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This is for an Android application but I'm broadening the question to Java as I don't know how this is usually implemented.

Assuming you have a project that targets a specific SDK version. A new release of the SDK is backward incompatible and requires changing three lines in one class.

How is this managed in Java without duplicating any code(or by duplicating the least amount)? I don't want to create two projects for only 3 lines that are different.

What I'm trying to achieve in the end is a single executable that'll work for both versions. In C/C++, you'd have a #define based on the version. How do I achieve the same thing in Java?

Edit: after reading the comments about the #define, I realized there were two issues I was merging into one:

  • So first issue is, how do I not duplicate code ? What construct is there that is the equivalent of a #define in C.
  • The second one is: is it possible to bundle everything in the same executable? (this is less of a concern as the first one).
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What is your exact problem if I may ask? –  jitter Nov 5 '09 at 15:23
    
The problem has to do with large screen support and managing contacts for an Android app and compatibility between ADK versions 1.5, 1.6 and 2.0. But my question is really more general. –  JRL Nov 5 '09 at 15:30
    
I thought #define was a preprocessor directive, so you end up with two versions in C++? –  Yishai Nov 5 '09 at 15:39
    
See stackoverflow.com/questions/3459032/… –  OneWorld Dec 9 '10 at 13:23

5 Answers 5

up vote 1 down vote accepted

It depends heavily on the incompatibility. If it is simply behavior, you can check the java.version system property and branch the code accordingly (for three lines, something as simple as an if statement).

If, however, it is a lack of a class or something similar that will throw an error when the class is loaded or when the code gets closer to execution (not necessarily something you can void reasonably by checking before calling), then the solution gets a lot harder. The notion of having a separate version is the cleanest from a code point of view, but it does mean you have to distribute two versions.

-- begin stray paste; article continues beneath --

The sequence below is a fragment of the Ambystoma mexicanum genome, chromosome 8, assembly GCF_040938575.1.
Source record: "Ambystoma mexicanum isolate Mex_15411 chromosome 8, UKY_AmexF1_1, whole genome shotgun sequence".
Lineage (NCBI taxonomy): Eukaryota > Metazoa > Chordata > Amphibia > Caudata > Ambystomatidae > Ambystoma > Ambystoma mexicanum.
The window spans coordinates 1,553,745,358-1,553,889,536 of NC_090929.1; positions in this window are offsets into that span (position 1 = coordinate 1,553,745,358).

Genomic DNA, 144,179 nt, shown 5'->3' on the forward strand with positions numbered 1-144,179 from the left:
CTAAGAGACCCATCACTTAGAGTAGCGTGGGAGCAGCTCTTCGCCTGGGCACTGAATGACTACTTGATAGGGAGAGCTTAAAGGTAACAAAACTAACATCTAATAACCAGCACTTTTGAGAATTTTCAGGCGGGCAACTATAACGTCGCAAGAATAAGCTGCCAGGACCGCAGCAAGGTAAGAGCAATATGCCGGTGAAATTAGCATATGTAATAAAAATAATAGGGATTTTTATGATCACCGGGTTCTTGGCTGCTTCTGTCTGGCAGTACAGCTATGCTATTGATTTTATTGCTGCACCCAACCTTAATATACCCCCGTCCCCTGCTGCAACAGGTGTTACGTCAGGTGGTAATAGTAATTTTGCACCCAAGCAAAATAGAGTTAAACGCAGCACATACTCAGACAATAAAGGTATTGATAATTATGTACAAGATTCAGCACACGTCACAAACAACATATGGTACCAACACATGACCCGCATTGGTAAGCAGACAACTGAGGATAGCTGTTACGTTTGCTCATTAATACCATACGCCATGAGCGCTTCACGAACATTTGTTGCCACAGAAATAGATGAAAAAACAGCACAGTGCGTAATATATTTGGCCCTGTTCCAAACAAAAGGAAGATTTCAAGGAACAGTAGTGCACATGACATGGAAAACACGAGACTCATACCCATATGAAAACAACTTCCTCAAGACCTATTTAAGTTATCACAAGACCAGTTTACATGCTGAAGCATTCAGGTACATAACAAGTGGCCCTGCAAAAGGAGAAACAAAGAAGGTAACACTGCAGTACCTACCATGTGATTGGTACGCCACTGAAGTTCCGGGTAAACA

Another solution is reflection. Don't reference the class directly, call it via reflection (test for the methods or classes to determine what environment you are currently running in and execute the methods). This is probably the "official" approach in that reflection exists to deal with classes that you don't have or don't know you will have at compile time. It is just being applied to libraries within the JDK. It gets very ugly very fast, however. For three lines of code, it's ok, but doing anything extensive is going to get bad.

The last thing I can think of is to write common denominator code - that is code that gets the job done in both, finding another way to do it that doesn't trigger the problematic class or method.

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It's indeed a case that'll throw an error if attempting to load the class. –  JRL Nov 5 '09 at 15:38
    
Reflection was what was chosen as a solution in the end. –  JRL Jan 5 '10 at 9:27

I would isolate the code that needs to be different in a separate class (or multiple classes if necessary), and include / exclude them when building the project for the different versions.

So i would have like src/java/org/myproj/Foo.java which is the common stuff, and then oldversion/java/org/myproj/Bar.java and newversion/java/org/myproj/Bar.java which is the different implementations of the class that uses changed api.

Then I either compile "src/java and oldversion/java" or "src/java and newversion/java".

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Ok, and how to I do this so that I have a single executable instead of 2? –  JRL Nov 5 '09 at 15:25
    
In android it's an APK, but for all practical purpose we can view it as a jar. So once I have my two class files, how do I create a single JAR? Do I have to use reflection in the code to load one or the other? Do I specify something on the command line? –  JRL Nov 5 '09 at 15:41
    
I assumed distributing two versions of the app would be ok, and the point was avoiding having to fork the source. If both versions needs to be included in the same runnable, you either need to explicitly get the right versions when instantiating the class (here, the classes should have different names, but implement a common interface), or do some trick with the class loader. –  Rasmus Kaj Nov 5 '09 at 15:43
    
(removed my previous answer as I had misunderstood your question). –  Rasmus Kaj Nov 5 '09 at 15:44
    
(By the way, using #define in C/C++ would also mean you have to distribute different versions). –  Rasmus Kaj Nov 5 '09 at 15:47

Possibly a similar situation, I had a method which wasn't available in the previous version of the JDK but if it was there I wanted to call it, I didn't want to force people to use the more recent version though. I used reflection to look for the method, if it was there I called it, if it wasn't I didn't.

Pretty hacky but might give you what you want.

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Addressing Java in general, I see two primary approaches.

1). Refactor the specific code to its own library. Have different versions of that library. Effectively your app is creating an abstaction above the different SDKs. Heavyweight for 3 lines of code, but perhaps quite reasonable for larger scale problems.

2). Injection using annotation. Write your own annotation processor to manage the appropriate injection. More work, but maybe more fun.

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Separate changing code in different classes with the same interface. Place classes in the same jar. Use factory design pattern to instantiate one or another class depending on SDK version.

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